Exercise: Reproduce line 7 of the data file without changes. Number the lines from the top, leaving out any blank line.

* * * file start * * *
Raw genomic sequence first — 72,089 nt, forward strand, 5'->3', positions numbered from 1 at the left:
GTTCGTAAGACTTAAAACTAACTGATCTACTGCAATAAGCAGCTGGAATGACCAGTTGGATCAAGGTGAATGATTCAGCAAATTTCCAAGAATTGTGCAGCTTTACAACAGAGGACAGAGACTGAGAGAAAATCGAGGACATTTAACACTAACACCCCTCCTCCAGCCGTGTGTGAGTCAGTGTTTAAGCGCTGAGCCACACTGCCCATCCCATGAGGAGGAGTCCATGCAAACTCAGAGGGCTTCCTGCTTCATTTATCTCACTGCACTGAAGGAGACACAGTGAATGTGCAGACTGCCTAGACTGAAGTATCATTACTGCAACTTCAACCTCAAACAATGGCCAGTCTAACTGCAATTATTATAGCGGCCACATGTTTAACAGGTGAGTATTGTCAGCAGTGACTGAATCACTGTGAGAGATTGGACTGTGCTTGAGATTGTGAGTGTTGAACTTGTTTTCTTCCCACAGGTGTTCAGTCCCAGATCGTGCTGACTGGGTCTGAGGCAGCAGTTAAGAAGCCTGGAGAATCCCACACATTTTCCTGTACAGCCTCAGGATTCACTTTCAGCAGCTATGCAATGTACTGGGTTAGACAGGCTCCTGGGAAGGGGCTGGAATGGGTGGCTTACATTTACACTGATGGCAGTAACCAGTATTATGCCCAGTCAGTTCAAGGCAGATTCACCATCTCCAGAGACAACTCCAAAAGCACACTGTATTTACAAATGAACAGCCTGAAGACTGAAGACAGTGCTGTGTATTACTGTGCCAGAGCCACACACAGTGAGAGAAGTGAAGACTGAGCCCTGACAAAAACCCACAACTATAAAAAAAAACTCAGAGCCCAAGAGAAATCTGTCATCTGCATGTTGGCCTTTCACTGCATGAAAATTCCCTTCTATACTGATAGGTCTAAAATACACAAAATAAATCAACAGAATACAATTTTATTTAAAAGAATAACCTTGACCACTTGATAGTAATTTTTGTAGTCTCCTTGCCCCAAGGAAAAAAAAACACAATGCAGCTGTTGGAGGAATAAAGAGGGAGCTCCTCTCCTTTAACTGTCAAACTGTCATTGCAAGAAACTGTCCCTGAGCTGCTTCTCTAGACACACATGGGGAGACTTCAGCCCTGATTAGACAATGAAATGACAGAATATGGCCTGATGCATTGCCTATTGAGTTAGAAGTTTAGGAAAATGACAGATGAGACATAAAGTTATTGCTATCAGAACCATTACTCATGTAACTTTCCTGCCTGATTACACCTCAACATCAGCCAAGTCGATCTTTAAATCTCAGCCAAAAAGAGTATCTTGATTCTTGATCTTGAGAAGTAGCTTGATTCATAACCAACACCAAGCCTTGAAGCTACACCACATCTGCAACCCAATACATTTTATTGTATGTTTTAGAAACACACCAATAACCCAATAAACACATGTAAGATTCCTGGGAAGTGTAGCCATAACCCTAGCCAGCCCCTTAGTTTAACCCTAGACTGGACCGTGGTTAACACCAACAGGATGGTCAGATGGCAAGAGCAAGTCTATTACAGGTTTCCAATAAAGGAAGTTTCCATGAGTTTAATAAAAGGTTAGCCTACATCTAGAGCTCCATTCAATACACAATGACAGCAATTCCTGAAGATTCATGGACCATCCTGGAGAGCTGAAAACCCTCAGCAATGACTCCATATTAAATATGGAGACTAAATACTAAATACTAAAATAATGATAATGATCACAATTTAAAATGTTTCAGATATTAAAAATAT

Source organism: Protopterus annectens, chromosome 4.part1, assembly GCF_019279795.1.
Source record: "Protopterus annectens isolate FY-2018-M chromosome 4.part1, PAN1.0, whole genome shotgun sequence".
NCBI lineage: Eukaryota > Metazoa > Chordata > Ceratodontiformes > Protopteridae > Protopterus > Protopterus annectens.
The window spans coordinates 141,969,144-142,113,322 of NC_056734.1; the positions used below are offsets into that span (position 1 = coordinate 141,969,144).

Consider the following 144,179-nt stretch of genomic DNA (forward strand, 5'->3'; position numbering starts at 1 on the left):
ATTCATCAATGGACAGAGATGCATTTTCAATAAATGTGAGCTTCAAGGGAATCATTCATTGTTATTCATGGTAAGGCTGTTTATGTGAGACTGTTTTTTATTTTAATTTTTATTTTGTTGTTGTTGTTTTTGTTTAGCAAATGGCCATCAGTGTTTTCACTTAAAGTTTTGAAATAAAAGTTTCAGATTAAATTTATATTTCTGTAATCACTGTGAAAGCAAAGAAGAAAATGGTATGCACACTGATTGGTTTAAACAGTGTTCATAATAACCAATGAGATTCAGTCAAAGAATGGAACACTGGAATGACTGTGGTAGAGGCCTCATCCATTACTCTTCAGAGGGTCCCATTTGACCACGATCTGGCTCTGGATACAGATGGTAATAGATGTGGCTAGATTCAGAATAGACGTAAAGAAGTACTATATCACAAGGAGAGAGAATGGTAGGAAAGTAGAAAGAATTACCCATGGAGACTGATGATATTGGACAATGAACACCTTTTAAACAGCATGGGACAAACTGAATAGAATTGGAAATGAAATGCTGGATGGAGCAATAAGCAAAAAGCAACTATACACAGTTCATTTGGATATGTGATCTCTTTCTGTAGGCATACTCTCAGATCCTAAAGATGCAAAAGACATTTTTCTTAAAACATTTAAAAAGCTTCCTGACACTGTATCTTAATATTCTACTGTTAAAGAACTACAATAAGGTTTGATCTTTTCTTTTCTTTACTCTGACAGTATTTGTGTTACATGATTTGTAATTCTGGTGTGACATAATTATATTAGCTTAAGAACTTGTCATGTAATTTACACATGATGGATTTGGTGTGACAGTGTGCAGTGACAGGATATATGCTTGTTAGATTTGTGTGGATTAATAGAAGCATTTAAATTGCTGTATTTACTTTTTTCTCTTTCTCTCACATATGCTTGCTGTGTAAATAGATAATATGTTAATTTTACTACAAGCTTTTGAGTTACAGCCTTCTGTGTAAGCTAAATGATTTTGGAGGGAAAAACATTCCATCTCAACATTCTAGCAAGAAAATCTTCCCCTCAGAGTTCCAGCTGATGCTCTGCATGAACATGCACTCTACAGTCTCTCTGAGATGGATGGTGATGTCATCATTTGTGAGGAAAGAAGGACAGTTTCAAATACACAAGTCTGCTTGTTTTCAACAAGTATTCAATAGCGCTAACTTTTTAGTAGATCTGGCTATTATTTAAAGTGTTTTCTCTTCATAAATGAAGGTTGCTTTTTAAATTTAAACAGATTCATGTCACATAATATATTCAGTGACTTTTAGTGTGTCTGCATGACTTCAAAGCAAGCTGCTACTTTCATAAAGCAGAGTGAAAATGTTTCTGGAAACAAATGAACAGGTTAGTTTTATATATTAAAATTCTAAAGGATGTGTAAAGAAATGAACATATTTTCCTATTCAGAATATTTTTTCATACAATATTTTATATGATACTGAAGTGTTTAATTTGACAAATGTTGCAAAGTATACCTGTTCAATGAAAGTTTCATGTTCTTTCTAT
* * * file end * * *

Consider the following 144,179-nt stretch of genomic DNA (forward strand, 5'->3'; position numbering starts at 1 on the left):